Peeples

Yet another one from the Tyler Perry hit factory. “Tyler Perry Presents Peeples” is the latest screen comedy he’s presenting/producing, this time starring Craig Robinson, who’s best known for his TV work on “The Office.”

This is the low-key Robinson’s first chance to be a leading man and his biggest film role since “Hot Tub Time Machine” (2010).

His bumbling, usually subtle approach might seem an unnatural fit for a Perry production, but it’s one of the key ingredients that make this film notable—that and his agile sparring with comic firebrand David Alan Grier.

Robinson plays Wade Walker, a good-natured regular Joe who’s been together with a wonderful, talented woman, Grace Peeples (Kerry Washington, a little lost here), for one blissful year. He’s ready to meet her family, but she’s more than a little hesitant—the “chocolate Kennedys,” as he calls them, are all perfectionists, nothing like Wade’s people. While Wade works hard to make it as a children’s music therapist, his unlicensed status isn’t likely to impress any of the overachieving Peeples.

Wade shows up uninvited for a family weekend in Sag Harbor—a weekend celebrating, of all things, the local Moby Dick Day—and his relationship with Grace is tested in every way thinkable.

The basic joke at work is that the Peeples aren’t really that black, they’re closer to white—and Wade represents the unwanted “real black” element. This is accentuated in an uncomfortable later scene where Wade’s accused of stealing earrings from Grace’s mother (S. Epatha Merkerson).

On his surprise arrival, Wade’s miffed to learn that Grace never actually told her family about him—the first of a flurry of surprises to hit him in Sag Harbor. The Peeples turn out to be a highly dysfunctional bunch behind the curtain, everyone deeply invested in keeping secrets from everyone else. In short order, Wade knows more about the Peeples than he wants to. In fact, he soon knows way more than they know about themselves: the dad’s a closet nudist, the mother needs to go back to rehab, Grace’s sister (Kali Hawk) is a lesbian who hasn’t come out to the family, and Grace’s brother (Tyler James Williams) has a problem with kleptomania.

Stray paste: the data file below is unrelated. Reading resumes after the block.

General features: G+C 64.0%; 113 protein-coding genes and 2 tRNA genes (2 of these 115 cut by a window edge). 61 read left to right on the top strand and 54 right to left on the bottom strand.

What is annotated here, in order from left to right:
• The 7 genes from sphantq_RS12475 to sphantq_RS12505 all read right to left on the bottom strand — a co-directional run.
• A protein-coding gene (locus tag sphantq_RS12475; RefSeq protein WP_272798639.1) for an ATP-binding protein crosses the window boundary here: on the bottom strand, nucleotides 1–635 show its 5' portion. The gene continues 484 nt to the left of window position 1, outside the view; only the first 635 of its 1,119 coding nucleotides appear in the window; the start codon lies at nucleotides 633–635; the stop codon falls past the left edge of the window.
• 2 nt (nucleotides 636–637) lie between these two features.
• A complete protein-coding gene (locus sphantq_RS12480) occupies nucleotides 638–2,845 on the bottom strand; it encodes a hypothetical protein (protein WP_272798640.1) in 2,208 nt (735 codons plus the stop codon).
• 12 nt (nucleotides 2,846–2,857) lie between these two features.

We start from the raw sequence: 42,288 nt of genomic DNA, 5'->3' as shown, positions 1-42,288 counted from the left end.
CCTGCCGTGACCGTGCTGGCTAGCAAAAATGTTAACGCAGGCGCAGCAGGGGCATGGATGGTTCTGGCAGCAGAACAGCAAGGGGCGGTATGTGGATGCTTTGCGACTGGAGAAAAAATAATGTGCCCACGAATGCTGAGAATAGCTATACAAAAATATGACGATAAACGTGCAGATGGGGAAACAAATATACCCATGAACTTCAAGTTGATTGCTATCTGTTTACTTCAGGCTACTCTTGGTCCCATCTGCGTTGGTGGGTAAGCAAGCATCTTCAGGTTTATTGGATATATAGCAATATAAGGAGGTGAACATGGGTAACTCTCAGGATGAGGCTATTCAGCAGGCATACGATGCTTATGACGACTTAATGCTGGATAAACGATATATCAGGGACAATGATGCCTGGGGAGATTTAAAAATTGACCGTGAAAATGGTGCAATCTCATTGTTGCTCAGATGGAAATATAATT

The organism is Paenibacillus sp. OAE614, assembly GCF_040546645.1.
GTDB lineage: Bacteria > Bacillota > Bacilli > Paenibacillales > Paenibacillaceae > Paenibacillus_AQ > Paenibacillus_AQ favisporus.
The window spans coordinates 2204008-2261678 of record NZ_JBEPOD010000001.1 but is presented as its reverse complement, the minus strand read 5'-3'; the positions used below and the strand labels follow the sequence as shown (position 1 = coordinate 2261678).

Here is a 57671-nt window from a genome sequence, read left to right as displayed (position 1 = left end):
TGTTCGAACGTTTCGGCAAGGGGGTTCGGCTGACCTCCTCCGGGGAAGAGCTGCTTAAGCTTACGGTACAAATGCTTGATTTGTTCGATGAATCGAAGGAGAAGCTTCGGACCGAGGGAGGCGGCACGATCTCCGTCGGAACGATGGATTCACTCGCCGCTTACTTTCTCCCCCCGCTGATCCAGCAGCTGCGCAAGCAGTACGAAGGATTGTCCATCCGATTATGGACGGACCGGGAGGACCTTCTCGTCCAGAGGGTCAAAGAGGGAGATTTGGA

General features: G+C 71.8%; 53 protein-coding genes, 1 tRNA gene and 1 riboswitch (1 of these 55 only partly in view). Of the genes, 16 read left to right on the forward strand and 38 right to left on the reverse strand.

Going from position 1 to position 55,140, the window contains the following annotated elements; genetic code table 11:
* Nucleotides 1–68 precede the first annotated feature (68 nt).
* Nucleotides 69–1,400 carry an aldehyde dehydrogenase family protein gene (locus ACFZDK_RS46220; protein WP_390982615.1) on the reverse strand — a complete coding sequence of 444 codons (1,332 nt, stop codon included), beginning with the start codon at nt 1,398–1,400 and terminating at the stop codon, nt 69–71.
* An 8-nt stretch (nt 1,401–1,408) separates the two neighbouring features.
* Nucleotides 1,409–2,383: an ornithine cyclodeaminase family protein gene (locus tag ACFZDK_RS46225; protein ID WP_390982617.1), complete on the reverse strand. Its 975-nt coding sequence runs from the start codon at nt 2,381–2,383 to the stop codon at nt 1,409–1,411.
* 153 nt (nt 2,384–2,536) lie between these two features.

Meanwhile, all Wade wants is the right moment to propose to Grace. But he just can’t catch a break—what can go wrong for him keeps doing so.

The biggest thorn in his side is Grace’s overbearing father, Virgil (Grier), a retired federal judge who repeatedly demands that Wade address him only as “Judge Peeples.” It’s “Meet the Parents” (2000) all over again, with Robinson taking Ben Stiller’s spot and Grier taking Robert De Niro’s—except this time, of course, everyone’s black.

In her directorial debut, Tina Gordon Chism doesn’t waste any time getting the familiar gears going. Although her premise has zero originality, she stuffs her screenplay with genuine quirkiness and plenty of black cultural references to make “Peeples” seem original enough in places. Here and there, there’s even the hint of Sturgian social satire at work.

Some highlights: Wade discovers that Mrs. Peeples is the former 1970s disco queen Lady Divine, which leads to him secretly trying on her old headdress—and getting caught red-handed by the judge. There’s also a raucous sweat lodge sequence, in which Wade and Virgil battle it out to see who’s manlier, and a surreal climax at Moby Dick Day: Wade accidentally consumes psychedelic mushrooms and has a violent encounter with Virgil, who’s dressed for the day as none other than Ahab.

While “Peeples” hardly breaks new ground, it’s the funniest thing Hollywood’s come up with this year—much funnier than, say, “Identity Thief.” And the humor is for the most part inoffensive, thank you.

“Peeples” is also a welcome step forward for Robinson, who will likely excel at drama as well as comedy, and a debut of promise for a new woman director, Chism.